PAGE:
Yield and nutritive value of irrigated tall fescue compared with orchardgrass: In monocultures or mixed with alfalfa.
Thompson, D.J. (2013). "Yield and nutritive value of irrigated tall fescue compared with orchardgrass: In monocultures or mixed with alfalfa.", Canadian Journal of Plant Science, 93(5), pp. 799-807. doi : 10.4141/cjps2012-283 Access to full text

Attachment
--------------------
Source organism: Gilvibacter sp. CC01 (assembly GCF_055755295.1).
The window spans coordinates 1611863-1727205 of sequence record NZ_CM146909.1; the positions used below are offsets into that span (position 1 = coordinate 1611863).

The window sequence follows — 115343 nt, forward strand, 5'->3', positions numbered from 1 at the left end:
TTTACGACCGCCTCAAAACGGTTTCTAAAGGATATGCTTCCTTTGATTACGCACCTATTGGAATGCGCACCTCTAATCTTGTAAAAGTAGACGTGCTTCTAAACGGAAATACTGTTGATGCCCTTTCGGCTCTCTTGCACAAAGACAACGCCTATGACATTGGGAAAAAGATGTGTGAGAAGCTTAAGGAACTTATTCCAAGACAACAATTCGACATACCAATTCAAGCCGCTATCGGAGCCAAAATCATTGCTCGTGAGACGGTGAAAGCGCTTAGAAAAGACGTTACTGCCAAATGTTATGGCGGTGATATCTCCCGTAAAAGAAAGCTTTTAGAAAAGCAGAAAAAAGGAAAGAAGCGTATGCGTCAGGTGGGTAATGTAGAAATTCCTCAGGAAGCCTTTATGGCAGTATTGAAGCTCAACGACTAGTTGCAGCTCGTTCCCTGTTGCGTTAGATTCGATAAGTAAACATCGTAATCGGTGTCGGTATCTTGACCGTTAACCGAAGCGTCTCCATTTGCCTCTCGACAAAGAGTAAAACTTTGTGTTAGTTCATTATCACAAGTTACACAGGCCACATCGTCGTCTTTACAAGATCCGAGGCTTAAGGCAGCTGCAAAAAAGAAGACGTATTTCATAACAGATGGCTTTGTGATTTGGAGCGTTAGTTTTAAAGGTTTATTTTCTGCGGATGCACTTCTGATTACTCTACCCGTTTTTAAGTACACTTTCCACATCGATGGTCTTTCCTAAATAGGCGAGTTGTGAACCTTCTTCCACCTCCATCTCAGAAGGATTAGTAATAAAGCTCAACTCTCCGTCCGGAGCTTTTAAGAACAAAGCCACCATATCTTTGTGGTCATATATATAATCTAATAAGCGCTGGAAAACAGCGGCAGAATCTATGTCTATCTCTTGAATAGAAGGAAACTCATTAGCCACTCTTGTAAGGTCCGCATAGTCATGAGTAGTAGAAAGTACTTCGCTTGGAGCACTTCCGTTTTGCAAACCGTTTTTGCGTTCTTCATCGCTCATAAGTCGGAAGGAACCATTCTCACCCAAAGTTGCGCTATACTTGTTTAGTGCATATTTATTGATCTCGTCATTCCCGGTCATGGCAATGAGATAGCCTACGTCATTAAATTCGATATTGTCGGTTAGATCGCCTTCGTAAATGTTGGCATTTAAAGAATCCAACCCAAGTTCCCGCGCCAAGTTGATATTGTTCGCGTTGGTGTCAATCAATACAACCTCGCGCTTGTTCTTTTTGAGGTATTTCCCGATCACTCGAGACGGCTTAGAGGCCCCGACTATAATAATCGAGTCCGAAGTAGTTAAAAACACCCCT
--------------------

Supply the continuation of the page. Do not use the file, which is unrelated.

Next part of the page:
Orchardgrass (Dactylis glomerata L.) is commonly grown for irrigated forage production in interior British Columbia. Tall fescue [Schedonorus phoenix (Schop.) Holub.] is also adapted to the area but no comparative trials have been reported. Three varieties of each grass species were grown in monocultures or in mixtures with alfalfa at three irrigated sites throughout southern interior British Columbia. Study objectives included comparing the forage yield and nutritive value of the following groups: (1) tall fescue and orchardgrass monocultures, (2) tall fescue and orchardgrass mixtures with alfalfa and (3) grass-alfalfa mixtures with monocultures. In monoculture, tall fescue yield was 9% greater than orchardgrass (significantly greater yield at 3 of 6 site-years), though forage nutritive values were similar. Mixtures of the two grasses with alfalfa had similar yields, but those containing tall fescue had superior nutritive value. Alfalfa contributed a greater percentage to total yield and had higher survival when mixed with tall fescue. Tall fescue is a viable alternative to orchardgrass for irrigated forage production in monoculture and may be more suitable for mixtures with alfalfa. Our findings demonstrate a functional diversity effect; grass-alfalfa mixtures over-yielded the mean of the alfalfa, orchardgrass, and tall fescue monocultures by 12%.
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